1960s Bungalow Renovation

It took two radical designs and strong vision for the Sherwoods to transform a dowdy bungalow into a modern marvel
by Jane Crittenden
22nd November 2012

Visualising your dream home often requires creative thinking. But could your imagination stretch to envisaging a luxurious contemporary pad when faced with a dilapidated chalet bungalow complete with rotten windows, boxy rooms, a sharply sloping garden and stray parrots in the kitchen?

Claire and Alex Sherwood managed to push past these obstacles to picture a fabulous elevated home with crisp white walls, a slate roof, bi-folding doors and sea-views from a steel and glass balcony. “We could see the bungalow had great potential,” says Claire.

Design ideas

The couple found the three-bedroom bungalow after six months of looking in late 2005. They felt it was the worst house on the best street in the area: the ground floor footprint and windows were big; while the steeply sloping roofline meant there was less space upstairs, but scope to raise the ridge and add an upper extension.

The Sherwoods took a calculated gamble and bought the bungalow in the hope they would get permission for the changes. They moved in to the property during spring 2006 with their two daughters, Anna and Sophia.

Claire started work on the design straight away. They wanted to knock down internal walls between the old lounge and dining room at the front, to create one large sitting room that would stretch across the full width of the house. A similarly sized kitchen/diner would stretch across the back length. The hallway would link the two, and the front door would remain to the side of the property.

Fact File
  • LocationBrighton, East Sussex
  • ProjectRenovation of a three-bed 1960s chalet bungalow
  • StyleContemporary
  • House size210m²
  • House cost£425,000
  • Project cost£300,000
  • Cost per m²£1,429
  • Construction time64 weeks

Upstairs the two bedrooms and bathroom would stay where they were, while an upper side extension – above the new kitchen and sitting room – would create space for a further two bedrooms.

The facade, however, was a different matter. The Sherwoods wanted something adventurous that would work with the existing style of the house. They felt the bungalow’s rectangular shape and steep roof leant itself to the sharp lines of the modernist style. The sitting room would extend out onto a terrace and be framed with a glass and steel balcony.

The couple took their drawings to local architect, Claire Haigh, to have plans drawn-up. Haigh helped them design a roof that would accommodate the extra living space, but kept the ridge height the same to please the planners. The plans were approved two months after submission in May 2006.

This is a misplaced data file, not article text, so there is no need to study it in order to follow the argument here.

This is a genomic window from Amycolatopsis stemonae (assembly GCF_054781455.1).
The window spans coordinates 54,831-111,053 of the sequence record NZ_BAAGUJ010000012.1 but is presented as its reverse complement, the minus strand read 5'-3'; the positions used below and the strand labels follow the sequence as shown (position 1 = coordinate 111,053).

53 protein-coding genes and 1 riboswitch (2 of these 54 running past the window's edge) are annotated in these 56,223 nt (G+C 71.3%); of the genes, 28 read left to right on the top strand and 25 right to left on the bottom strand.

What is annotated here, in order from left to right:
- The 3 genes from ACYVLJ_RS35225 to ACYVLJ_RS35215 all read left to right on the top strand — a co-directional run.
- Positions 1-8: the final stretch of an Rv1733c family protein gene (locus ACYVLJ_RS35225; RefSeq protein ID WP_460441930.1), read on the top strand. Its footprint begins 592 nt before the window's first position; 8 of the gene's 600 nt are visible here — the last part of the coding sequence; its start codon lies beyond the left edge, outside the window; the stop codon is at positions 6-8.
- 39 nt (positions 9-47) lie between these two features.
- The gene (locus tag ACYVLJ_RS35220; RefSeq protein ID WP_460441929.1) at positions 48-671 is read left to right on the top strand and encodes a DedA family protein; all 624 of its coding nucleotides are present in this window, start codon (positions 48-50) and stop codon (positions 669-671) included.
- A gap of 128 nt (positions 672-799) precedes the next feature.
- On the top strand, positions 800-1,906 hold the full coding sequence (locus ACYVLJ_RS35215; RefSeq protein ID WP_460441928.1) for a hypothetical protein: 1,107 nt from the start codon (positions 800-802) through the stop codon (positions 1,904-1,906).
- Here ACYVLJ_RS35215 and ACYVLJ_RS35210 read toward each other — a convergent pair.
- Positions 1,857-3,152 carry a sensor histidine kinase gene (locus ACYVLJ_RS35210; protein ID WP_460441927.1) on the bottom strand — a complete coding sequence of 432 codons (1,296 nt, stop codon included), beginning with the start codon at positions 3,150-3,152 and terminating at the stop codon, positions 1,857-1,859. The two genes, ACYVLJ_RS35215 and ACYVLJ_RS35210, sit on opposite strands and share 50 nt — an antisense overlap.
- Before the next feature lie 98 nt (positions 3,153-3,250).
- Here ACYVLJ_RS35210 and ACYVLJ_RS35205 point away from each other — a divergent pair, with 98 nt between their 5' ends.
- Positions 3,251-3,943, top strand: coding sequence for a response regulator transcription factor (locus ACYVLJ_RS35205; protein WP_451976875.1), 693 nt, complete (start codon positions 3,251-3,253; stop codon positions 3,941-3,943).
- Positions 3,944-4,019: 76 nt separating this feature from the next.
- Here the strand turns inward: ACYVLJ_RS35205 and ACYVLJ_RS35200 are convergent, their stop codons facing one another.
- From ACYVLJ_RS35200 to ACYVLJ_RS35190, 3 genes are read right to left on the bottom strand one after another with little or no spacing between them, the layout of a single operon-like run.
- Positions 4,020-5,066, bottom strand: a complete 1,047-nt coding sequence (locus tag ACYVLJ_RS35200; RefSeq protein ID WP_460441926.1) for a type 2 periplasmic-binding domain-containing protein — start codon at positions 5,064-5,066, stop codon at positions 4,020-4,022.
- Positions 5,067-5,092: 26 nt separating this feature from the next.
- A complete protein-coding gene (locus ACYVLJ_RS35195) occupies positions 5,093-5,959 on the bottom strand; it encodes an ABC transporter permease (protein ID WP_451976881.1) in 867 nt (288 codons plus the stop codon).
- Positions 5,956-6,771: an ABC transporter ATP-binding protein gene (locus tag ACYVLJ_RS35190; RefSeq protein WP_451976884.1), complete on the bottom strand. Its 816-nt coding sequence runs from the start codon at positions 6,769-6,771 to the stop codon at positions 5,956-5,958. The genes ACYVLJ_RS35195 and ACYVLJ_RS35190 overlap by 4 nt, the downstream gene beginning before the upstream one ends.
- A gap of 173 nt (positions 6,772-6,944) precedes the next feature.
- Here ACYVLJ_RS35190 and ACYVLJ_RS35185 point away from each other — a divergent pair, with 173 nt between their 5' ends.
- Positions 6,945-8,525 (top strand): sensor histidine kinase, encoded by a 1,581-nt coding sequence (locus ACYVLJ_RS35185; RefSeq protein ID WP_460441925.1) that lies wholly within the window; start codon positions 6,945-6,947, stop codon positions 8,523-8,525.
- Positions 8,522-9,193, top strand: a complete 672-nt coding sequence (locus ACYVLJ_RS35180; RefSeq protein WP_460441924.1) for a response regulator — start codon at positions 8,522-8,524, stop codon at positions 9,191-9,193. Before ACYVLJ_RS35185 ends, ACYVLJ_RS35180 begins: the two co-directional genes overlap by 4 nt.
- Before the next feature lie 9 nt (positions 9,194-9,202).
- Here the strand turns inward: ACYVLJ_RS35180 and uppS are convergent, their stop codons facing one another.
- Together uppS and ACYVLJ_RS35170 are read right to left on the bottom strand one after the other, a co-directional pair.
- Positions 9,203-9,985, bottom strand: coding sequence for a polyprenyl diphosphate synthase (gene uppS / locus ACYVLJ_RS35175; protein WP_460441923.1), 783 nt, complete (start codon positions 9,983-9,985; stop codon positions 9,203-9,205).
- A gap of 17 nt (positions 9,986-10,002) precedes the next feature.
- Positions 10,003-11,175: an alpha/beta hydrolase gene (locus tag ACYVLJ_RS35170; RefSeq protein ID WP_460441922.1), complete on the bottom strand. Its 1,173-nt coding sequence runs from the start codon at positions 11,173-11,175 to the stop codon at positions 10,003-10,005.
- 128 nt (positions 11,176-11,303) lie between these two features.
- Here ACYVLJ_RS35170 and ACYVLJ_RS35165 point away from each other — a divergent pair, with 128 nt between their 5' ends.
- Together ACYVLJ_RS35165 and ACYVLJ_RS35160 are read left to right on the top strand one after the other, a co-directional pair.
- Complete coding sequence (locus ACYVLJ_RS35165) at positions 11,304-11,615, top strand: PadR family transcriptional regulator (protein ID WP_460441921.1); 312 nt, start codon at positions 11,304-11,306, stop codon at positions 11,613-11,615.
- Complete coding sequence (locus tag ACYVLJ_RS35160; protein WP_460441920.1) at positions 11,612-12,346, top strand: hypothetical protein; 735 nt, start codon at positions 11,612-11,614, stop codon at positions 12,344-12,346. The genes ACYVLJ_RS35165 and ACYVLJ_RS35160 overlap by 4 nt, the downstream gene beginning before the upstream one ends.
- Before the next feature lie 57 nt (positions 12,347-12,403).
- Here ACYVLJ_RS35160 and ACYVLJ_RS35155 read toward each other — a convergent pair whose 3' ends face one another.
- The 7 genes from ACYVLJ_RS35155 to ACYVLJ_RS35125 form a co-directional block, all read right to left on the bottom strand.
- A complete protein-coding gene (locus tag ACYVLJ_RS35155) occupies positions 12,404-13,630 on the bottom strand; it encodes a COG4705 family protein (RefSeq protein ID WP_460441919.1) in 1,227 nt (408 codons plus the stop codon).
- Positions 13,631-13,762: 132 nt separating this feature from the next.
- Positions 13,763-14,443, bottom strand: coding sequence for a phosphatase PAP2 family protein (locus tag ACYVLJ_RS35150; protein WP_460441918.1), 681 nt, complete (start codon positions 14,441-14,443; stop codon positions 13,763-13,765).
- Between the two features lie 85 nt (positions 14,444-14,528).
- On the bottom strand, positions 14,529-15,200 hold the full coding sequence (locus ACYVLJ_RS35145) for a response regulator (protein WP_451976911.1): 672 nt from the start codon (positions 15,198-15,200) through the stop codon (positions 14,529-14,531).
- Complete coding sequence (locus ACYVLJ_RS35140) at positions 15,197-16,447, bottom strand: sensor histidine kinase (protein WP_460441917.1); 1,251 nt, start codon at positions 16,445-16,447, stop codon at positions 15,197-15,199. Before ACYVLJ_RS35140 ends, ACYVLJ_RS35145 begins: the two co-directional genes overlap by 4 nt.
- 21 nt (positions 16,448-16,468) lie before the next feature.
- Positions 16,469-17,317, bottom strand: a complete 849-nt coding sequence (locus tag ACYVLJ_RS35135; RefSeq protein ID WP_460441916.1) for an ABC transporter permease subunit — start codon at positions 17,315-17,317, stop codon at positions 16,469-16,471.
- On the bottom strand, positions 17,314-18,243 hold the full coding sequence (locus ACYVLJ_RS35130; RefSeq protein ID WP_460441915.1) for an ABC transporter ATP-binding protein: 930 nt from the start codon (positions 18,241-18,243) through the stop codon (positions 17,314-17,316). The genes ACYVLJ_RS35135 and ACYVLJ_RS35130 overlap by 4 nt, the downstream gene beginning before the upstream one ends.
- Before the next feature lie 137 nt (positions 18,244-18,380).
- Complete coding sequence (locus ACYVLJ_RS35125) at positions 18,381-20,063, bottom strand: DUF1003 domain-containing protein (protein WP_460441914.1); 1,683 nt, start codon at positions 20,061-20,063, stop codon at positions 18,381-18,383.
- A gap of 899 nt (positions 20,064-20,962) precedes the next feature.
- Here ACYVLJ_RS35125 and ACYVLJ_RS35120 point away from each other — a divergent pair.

Despite the good news, the Sherwoods decided not to rush into the renovation work straight away. “Although the architect had drawn-up the original plans as we had asked we felt that if this was going to be our final family home then we should go the extra mile, and design something really unique,” says Claire.

Change is afoot

In November, the couple went back to Haigh and discussed some elaborate changes to the façade. She came back with a more radical design showing the house with a split roof and a higher ridgeline. The front-facing master bedroom would have a bi-folding door and balcony, while the study would have a floor-to-ceiling windows.

The architect wanted to gauge the planners reaction to the dramatic changes and arranged a pre-application meeting. “Fortunately they were very keen to see an exciting landmark building in the area so they were open to changing the look of the house,” says Claire.

Building watch

Once again, the Sherwoods plans were turned around in just two months, and in March 2007 they received planning permission for the new design. The couple were really keen to start the project immediately, and employed a local building contractor who agreed to start work in June on a fixed price basis.

The firm got started and the following month the family went on holiday to give the builders a chance to strip the roof off while they were away. But when they returned three weeks later nothing had been done.

The contractor blamed bad weather, but it was clear they had too much work on, and the Sherwoods project was not a priority. “We wanted to stay in the property throughout the build, but because of the slow progress, there was so much dust around that none of us could breathe,” says Claire. “We ended up spending a year living locally with various family members and then in our flat that we usually rent out.”

Not being on site meant keeping tabs on the builder was extremely difficult. Architect Claire helped the couple monitor the progress of the works, but she became increasingly concerned that the builder’s work was not up to scratch and that they were going over budget. She suggested they brought in a quantity surveyor, Andy Smith, to do an assessment.

“Andy was worth paying for,” says Claire. “I wish I had employed him before we started and got him to do a materials list so we had a completely accurate quote down to every detail.”

Andy’s findings confirmed the architect’s fears and the Sherwoods terminated the contract with the building contractor in September. The following month they found another contractor and this time the prices were agreed in stages, so that Claire and Alex had a better handle on the costs. This time work went smoothly.

The house has undergone a remarkable transformation – no longer the ugly duckling on the road, but instead quite possibly the best. The sophistication continues inside, too, with bold monochrome interiors of white walls and black flooring, brightened with a kaleidoscope of coloured accessories.

The stunning results have really pleased Claire and Alex and despite the project costing them double what they had anticipated, they have no regrets.

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